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Kernel Kustard opens in Winston

by Brian Clarey

Amber Winters takes the giant wiener from its steam bath and places it inside the soft poppyseed bun. Then she grabs the mustard bottle and begins to squeeze.

“That’s it,” says BJ Frentzel. “A little bit more… one more stream. Good. Now. First the pickle, on one side. Tomatoes on the other. That’s what we like. Two spot peppers down the center, then the onion.”

“We should get a scoop for the relish,” Winters says.

“We could,” Frentzel says, without much conviction, as Winters piles the iridescent relish on the dog. “There you go,” he says. “Now a dash of celery salt.”

And the deed is done.

It’s a soft opening at Kernel Kustard, a new frozen custard, hot dog, heavy sandwich and popcorn joint nestled among the raw dirt and construction pylons on the burgeoning end of Hanes Mall Boulevard.

“We knew we wanted to be in a high-traffic location,” says DJ McKie, who owns the concern with his wife, Jennifer, “somewhere that would eventually have foot traffic and car traffic. You know they’re putting a hotel in right over there.”

These two know what they’re doing. They opened Digital Java, a coffee-roasting company, in their native Chicago back in 1993, which was bought out by Krispy Kreme in 2001, those heady days before the Atkins diet took its toll on the share price of KKD. DJ McKie left Krispy Kreme in February 2006 and the couple started Focus Tank, a restaurant concept factory that bore fruit in Kernel Kustard, based on the kind of walk-up eateries that the two frequented all over the Midwest.

“Some of our favorite walk-up places, it’s not unusual with snow on the ground to have fifty to a hundred people outside,” DJ says.

The building is new, built to specifications set by the McKies, and indeed there is no interior dining room, just a series of patios, covered and uncovered, while the inside of the building is reserved for a formidable kitchen that dispenses the goods. The custard is used in shakes, malts and sundaes, and is also mixed with other ingredients like caramel corn, candy and fruit. There are rotating varieties of popcorn – the caramel is excellent – and a hot food menu that includes burgers, beef sandwiches, sausage and chicken.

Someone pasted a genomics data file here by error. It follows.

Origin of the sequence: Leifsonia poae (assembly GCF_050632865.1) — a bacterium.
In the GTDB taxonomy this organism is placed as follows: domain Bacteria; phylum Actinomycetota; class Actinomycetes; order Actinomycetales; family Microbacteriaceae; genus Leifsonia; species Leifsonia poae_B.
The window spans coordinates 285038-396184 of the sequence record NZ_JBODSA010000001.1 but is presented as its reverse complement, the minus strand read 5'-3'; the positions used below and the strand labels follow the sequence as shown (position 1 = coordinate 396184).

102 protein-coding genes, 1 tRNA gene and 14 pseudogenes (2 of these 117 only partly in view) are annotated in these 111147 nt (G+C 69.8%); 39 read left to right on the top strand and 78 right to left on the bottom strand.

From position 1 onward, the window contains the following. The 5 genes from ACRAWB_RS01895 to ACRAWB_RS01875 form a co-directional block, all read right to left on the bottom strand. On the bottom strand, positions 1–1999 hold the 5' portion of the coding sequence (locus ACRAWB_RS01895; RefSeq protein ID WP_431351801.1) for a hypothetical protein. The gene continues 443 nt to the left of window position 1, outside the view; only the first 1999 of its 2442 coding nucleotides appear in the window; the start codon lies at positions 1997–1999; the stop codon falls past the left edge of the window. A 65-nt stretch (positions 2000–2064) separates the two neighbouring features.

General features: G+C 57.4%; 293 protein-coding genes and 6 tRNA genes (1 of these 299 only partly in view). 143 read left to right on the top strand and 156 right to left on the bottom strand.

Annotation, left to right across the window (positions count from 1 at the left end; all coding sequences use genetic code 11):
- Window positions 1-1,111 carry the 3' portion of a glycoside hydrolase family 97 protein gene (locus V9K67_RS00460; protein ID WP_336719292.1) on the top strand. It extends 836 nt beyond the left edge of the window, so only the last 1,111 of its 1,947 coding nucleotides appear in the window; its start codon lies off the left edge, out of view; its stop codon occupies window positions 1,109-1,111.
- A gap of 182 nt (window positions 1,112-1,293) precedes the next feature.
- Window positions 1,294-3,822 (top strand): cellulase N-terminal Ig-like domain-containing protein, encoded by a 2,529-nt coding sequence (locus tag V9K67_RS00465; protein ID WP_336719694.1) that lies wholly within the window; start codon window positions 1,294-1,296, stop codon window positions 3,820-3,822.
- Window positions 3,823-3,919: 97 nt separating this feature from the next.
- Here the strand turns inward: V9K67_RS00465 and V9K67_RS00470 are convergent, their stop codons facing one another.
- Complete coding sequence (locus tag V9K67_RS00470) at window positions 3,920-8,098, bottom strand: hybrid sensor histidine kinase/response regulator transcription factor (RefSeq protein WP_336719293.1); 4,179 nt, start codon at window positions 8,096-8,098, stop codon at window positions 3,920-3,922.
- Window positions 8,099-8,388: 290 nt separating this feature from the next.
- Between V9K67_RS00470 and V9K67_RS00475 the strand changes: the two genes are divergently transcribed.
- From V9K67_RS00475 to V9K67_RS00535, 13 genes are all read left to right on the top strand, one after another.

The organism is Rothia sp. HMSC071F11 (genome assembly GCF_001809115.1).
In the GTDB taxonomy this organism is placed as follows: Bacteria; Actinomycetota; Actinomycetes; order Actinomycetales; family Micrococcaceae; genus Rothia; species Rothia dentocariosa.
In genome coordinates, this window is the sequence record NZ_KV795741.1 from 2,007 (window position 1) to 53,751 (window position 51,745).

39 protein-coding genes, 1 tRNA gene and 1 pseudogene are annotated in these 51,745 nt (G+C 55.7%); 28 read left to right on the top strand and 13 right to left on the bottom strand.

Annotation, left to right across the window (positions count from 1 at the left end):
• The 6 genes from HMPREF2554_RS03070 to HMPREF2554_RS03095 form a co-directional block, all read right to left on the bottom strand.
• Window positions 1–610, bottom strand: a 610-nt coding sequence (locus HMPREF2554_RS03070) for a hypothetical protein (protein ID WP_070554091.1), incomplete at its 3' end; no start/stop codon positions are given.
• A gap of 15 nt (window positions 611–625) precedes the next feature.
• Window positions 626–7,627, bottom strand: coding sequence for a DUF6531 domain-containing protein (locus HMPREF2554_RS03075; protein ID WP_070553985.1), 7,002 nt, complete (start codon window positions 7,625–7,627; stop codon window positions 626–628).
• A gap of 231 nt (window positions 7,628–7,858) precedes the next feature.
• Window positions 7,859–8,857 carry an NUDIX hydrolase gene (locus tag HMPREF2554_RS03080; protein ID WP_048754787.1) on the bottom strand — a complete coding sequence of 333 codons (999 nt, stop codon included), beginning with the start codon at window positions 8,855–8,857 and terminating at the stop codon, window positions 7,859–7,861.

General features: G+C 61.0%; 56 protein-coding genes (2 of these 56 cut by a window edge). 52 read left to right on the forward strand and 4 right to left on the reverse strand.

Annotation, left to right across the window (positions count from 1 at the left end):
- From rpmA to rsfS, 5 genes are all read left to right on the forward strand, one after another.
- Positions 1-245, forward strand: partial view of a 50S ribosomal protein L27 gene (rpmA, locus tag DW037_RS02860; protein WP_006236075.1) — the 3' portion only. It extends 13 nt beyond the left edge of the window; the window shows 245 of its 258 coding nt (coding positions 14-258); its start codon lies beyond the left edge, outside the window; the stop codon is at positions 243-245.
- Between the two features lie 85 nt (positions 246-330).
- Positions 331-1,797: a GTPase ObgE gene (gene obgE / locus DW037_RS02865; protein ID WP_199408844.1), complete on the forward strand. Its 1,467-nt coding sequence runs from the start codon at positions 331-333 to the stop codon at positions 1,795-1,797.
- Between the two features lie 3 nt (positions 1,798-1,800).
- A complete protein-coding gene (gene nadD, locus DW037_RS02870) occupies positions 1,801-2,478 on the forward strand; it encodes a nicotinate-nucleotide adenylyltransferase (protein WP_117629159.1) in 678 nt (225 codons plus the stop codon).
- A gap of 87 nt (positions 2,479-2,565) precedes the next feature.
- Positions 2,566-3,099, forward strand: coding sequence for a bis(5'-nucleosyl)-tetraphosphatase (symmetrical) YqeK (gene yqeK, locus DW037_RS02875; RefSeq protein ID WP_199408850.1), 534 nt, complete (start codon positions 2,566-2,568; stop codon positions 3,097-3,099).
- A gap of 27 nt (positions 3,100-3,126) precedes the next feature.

And then there are the hot dogs.

The McKies insist on serving Vienna beef dogs from Chicago – they have almost all of their ingredients shipped down from the Windy City – and they are large and tasty. They come with chili and cheese, Carolina style with chili and slaw, or can be custom designed for particular appetites. But the Chicago dog is a house specialty.

And that’s what Winters is assembling for me now.

It’s enormous.

The dog itself is of exceptional quality, and you might ask why, with such a fine base product, one would want to slather it with so many toppings. But if you’re asking, then you don’t understand the principle of Chicago cooking – this is the city that made pizza fatter, sausages bulkier, and turned meatloaf into haute cuisine.

I wrap both my hands around it and dig in, leaning over the box it came in to catch the drippings. It’s an orchestra of flavors, the pickle giving it crunch, the tomatoes adding juicy freshness and the peppers bringing the heat. The relish, I admit, spooks me a little, but it is indeed authentic and straight from Chicago. And the celery salt… let’s just say that there are very few dishes that could not benefit from its savory goodness.

Outside the glorified hot-dog stand, the corporate mascot of the company, Kernel Kustard himself, holds court. With his giant head, monocle and clown shoes, he’s a pretty classy guy. And he also symbolizes the Mckie’s commitment to the concept, which they plan to franchise as soon as this store takes off.

“Kernel Kustard is kind of a celebrity,” DJ says. “He doesn’t stand out on the street with a hand sign. We feel he’s more special than that. He makes brief appearances, and something special always happens when he’s around. He gives out coupons for free food, takes pictures with the kids. People are always happy when he makes his appearance.”

To comment on this story, e-mail Brian Clarey at editor@yesweekly.com.

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